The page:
Then we did a longer sequence starting with the boards and scaffolds.  As we came off, the dog was sent around a cone and then to do 4-on with a low platform.  They were supposed to "wait" on the platform for ten seconds.  Gimme didn't do her stay very well, starting to come with me.  Its quite possible I didn't pause as I was giving her the cue, so she was following my motion and not really hearing the verbal cue.

To end class we were to pick a prop and work whatever we wanted on it.  Gimme was pretty tired, so I thought she'd enjoy doing "bacon".  She did it nicely into a chair, pretty high seat so she had to put extra effort into getting her front feet up.  I wanted to do it on the wall too to show off for Jo, but Gimme wasn't very enthused, plus the wall is not textured, so it was slippery.  I just encouraged her and rewarded strongly for trying, even though she only kept her feet up for half a second.  The floor was slick too, making it even harder.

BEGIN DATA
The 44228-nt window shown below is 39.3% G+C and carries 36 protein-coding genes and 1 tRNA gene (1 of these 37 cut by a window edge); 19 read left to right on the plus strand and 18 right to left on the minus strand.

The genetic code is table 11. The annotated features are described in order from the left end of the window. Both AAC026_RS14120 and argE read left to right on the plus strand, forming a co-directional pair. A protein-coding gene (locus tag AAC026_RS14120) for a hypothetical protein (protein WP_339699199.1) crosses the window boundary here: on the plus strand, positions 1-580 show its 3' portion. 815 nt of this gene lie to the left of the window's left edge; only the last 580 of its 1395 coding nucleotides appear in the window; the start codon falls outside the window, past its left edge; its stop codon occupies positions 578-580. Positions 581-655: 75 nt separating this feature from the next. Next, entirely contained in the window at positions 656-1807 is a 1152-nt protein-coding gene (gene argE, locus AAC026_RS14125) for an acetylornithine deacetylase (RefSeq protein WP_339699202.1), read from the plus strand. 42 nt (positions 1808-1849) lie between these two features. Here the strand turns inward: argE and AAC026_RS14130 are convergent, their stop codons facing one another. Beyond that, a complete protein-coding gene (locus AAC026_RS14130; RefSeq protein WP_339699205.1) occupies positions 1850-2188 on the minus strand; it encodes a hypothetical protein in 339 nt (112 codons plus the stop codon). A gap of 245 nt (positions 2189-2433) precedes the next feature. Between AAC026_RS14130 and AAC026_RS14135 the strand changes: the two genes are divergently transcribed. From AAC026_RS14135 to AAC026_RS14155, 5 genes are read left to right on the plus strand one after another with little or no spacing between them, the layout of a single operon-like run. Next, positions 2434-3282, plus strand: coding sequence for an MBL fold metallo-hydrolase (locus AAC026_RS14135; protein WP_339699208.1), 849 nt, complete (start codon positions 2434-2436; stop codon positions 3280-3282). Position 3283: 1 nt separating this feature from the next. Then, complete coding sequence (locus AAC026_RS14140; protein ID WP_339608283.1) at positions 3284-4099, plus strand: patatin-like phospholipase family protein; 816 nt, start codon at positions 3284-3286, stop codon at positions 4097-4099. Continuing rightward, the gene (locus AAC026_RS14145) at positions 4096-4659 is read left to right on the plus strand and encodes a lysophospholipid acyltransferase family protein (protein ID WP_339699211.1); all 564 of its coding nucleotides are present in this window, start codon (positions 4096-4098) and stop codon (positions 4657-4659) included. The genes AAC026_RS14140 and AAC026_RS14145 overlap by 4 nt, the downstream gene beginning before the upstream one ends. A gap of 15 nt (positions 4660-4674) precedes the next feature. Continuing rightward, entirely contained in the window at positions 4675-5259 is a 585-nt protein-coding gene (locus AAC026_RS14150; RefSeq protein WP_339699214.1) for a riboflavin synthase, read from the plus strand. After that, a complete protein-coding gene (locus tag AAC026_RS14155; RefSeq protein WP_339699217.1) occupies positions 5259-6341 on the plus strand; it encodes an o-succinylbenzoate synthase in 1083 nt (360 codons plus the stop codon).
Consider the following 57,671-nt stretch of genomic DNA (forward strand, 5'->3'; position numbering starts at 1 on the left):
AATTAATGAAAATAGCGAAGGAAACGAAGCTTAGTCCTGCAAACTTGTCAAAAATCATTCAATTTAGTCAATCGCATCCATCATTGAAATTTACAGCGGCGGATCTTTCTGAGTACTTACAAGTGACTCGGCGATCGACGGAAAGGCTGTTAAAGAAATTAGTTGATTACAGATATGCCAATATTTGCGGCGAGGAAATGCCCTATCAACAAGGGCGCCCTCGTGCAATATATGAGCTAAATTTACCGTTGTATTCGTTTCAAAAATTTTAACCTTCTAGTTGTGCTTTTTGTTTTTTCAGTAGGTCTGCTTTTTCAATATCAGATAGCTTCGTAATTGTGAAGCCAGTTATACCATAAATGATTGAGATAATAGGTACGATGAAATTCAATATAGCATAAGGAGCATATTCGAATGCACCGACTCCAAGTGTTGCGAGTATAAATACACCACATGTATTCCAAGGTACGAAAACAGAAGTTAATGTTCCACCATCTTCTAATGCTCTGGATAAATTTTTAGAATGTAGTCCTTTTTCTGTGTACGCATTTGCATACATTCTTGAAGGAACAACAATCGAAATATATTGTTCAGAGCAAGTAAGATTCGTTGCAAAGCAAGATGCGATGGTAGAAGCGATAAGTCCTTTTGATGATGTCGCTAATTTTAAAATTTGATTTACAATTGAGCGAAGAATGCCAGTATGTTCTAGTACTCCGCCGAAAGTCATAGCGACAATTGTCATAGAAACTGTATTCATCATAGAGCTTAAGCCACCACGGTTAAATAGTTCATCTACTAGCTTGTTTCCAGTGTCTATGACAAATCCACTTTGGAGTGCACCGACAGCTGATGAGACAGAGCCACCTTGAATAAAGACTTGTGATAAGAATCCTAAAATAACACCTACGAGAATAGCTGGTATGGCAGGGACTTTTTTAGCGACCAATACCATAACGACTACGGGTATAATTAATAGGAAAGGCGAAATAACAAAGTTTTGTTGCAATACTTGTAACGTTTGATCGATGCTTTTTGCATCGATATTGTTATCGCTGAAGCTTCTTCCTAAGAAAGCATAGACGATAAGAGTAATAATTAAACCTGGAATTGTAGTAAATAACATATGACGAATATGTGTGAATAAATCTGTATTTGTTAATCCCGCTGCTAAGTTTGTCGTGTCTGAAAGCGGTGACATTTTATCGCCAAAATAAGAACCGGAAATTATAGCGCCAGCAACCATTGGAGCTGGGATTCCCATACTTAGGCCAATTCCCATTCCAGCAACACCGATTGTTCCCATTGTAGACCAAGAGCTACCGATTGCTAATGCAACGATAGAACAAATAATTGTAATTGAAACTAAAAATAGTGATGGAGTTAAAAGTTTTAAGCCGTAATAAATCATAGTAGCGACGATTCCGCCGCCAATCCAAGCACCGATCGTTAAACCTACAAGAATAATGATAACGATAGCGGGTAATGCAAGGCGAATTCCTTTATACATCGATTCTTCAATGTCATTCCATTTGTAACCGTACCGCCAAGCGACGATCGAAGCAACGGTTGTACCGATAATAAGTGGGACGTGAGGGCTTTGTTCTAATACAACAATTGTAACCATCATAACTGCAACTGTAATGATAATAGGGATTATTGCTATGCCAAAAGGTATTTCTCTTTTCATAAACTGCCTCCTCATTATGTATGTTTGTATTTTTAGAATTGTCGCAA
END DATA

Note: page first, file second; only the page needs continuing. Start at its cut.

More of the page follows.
We'd ended up on the far end of the room from the door and Gimme was really done by this point.  So, I waited until the yellow Lab left before we moved through the room.  She'd worked so hard and I didn't want to risk ending on a poor note.

Friday, January 27, 2017

Last Week

I had a medical issue last week and wasn't sure how the ER folks at Madigan would deal with it.  So I took Gimme to Janice's kennel for the day and we left it open ended as to when I'd pick her up.  Without going into detail, things went well and we opted for the simpler procedure.  Unfortunately it took so long, I was too late to pick Gimme up - certainly too late to get her and head to Maple Valley for what was supposed to be the first class as we resume parkour.  This also meant I couldn't meet Nadine for tracking at the crack of dawn - turned out well since she had a conflict come up.